Good posture is a simple — but effective — way to improve your focus. Instead of slouching in your chair, try sitting up straight, with your feet firmly planted on the floor. You’ll find it’s much harder to get sleepy when sitting perfectly upright than when hunched over. On a similar note, don’t wear clothes that are too pajama-like to class. No need to get too dressed up, but it’s way more likely you’ll fall asleep when clad in sweats instead of jeans.

Chew gum

Ok, this sounds like a weird suggestion, but chewing gum can actually help you stay focused as it’s a repetitive act that stimulates blood flow. You can do other little things — like spinning a fidget spinner, popping mints or lightly tapping a pencil — to keep yourself awake throughout your early morning lecture.

If you’re taking an English class, why not brush up on how to use a verb, what is a common noun, a preposition definition, and more!


Handy Checklist for Graduating Students

Congratulations! You made it through years of college lectures, living off weird campus food, and late nights studying. All that hard work has paid off and you’re about to come away with a degree (finally!). No matter if you’re heading to graduate school, starting a new job, or taking some time off, you should be proud of this major life accomplishment!

Even though you should totally celebrate, also make the time to take care of a few things before you leave college. Here’s a list of a few to-do’s to consider for your final semester.

If you have papers to write before you graduate, try the BibMe essay and plagiarism checker to help refine them! There are also grammar guides that help you understand subject-verb agreement, give you a list of adjectives, learn what are relative pronouns.

Sign up for an exit loan counseling session

This session is mandatory for students who’ve taken out federal student loans and provides important information on how you can pay back what you owe. Luckily, the exit counseling session is easy to check off your to-do list. The entire process can be completed in roughly 25-30 minutes online.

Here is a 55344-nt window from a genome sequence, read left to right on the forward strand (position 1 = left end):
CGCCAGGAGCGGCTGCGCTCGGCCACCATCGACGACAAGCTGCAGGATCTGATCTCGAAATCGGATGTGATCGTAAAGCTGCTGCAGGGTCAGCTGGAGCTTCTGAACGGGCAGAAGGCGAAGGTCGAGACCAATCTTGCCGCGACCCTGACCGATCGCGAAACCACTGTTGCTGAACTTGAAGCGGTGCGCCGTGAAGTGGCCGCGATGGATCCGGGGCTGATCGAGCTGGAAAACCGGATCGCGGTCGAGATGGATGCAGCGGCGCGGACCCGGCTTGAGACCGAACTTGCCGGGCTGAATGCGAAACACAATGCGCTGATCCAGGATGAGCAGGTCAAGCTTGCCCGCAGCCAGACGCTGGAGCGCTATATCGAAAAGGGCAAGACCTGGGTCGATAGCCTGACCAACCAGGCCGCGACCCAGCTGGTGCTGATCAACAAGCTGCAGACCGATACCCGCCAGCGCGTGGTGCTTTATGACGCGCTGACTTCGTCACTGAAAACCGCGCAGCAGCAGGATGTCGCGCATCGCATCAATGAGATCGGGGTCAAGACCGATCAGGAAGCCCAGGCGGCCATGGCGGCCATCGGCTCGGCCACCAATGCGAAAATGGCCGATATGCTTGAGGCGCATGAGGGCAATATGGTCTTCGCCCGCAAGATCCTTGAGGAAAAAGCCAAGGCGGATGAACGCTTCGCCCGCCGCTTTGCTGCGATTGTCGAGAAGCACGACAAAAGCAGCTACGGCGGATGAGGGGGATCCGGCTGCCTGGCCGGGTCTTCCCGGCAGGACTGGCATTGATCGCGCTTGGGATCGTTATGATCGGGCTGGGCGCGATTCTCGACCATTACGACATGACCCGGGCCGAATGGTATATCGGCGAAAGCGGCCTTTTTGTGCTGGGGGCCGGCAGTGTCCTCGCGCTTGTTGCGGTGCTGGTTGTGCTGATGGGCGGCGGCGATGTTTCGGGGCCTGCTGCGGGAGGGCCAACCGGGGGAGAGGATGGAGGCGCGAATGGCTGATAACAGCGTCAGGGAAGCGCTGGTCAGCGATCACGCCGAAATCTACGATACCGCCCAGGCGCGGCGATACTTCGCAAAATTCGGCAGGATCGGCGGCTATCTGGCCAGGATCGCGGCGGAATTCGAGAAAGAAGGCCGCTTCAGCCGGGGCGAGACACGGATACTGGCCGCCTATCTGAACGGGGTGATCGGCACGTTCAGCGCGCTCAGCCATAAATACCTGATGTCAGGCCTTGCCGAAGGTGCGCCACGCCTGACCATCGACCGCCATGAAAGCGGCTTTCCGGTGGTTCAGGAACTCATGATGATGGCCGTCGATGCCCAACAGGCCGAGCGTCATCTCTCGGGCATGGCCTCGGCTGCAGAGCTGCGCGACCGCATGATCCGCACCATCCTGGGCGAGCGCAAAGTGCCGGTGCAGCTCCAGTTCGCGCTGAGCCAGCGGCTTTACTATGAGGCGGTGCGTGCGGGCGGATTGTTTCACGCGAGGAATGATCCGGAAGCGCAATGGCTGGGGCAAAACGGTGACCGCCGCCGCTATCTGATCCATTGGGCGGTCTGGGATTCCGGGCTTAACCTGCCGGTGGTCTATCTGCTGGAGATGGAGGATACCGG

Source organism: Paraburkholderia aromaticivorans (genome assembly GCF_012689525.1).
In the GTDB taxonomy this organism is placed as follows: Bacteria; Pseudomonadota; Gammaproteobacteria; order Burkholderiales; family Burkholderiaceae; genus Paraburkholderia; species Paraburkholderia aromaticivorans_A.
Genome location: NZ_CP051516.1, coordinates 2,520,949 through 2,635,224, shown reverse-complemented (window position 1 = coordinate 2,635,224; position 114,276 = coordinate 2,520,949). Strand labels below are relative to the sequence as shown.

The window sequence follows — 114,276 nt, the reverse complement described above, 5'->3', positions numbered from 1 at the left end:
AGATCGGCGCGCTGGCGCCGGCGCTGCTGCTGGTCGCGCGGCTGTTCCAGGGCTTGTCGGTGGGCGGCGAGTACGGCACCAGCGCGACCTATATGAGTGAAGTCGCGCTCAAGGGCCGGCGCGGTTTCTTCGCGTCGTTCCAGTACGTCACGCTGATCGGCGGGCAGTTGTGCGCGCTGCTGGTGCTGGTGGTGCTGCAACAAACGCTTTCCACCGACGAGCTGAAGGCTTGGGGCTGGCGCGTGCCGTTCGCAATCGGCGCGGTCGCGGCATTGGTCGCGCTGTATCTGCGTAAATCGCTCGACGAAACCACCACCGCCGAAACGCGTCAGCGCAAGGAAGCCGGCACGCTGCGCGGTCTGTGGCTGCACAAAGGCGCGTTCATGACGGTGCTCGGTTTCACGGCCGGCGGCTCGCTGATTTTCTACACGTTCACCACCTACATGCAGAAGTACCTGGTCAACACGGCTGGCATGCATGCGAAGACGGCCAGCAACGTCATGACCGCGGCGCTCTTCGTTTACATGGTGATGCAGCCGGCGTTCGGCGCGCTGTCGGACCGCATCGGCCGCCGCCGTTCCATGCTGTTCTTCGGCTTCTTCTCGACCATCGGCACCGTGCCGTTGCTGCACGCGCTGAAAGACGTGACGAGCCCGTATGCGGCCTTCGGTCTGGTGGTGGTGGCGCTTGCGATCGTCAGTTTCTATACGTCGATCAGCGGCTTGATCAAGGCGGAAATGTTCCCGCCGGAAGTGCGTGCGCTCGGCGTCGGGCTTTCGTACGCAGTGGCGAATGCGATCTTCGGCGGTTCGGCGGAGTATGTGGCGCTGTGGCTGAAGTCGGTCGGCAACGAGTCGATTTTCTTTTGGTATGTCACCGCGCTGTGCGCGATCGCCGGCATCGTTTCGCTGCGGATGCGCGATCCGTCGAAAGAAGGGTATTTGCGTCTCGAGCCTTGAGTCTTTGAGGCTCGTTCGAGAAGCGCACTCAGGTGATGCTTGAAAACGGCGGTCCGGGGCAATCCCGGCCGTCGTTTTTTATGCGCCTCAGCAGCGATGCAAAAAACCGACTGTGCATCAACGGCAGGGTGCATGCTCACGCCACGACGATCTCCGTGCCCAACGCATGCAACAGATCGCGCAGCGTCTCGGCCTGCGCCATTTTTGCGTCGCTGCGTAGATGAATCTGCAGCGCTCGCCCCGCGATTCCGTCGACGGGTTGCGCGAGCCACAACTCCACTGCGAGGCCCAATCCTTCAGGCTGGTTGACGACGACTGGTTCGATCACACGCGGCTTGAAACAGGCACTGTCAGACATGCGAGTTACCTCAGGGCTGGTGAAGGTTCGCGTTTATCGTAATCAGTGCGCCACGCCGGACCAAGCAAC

Fill out the necessary graduation forms

If you’re walking in your school’s commencement ceremony, it’s important to file the necessary paperwork so that they’re ready for you to walk the stage. Check your university website to find out what date you need to apply for graduation by. Also, make sure to purchase your cap and gown — you may need to schedule a fitting for the gown — by your school’s deadline.

Visit your school’s career center

If you’re applying to jobs right after graduation, get in touch with a career counselor at your school for advice. The counselor may be able to provide you with contact information from alumni who pursued similar career paths — people who would be great for you to set up informational interviews with! Also, your career center can help you polish a resume or cover letter and prep for any upcoming job interviews.

Review your online presence

Whether your next step is graduate school or the job market, there’s a good chance someone will Google search you at some point. Make sure you’re giving off the right impression. Same goes with your social media profiles: Delete any posts you wouldn’t want a prospective employer to see — and make profiles private if you don’t think they give off a professional vibe. Also take the time to give your LinkedIn a refresh! Add any missing information — awards, internships, etc. — to enhance your profile.

Ask professors/faculty members for recommendations

Regardless of your next step, you’ll probably need a letter of recommendation at some point. Determine which faculty members might be good to ask. Do you have a mentor on campus? Is there a professor you’ve taken several classes with? Those are good folks to ask! Be sure to write a thank you letter — and maybe give a small gift — to anyone who agrees to help you in this way.

Prepare for move-out procedures

Unless you’re attending graduate school at the same place you went for undergrad, you’re likely moving to a new neighborhood, city or state following college graduation. This means you’ll need to move out of your dorm or apartment. Instead of putting unwanted items in the dump, re-sell textbooks online and donate gently used clothing. To avoid having to move heavy furniture, see if the new resident of your apartment wants your stuff.

Even post-college, crediting your sources is important! For your citation needs, visit and try our APA citation machine, MLA citation generator, or Chicago citation generator.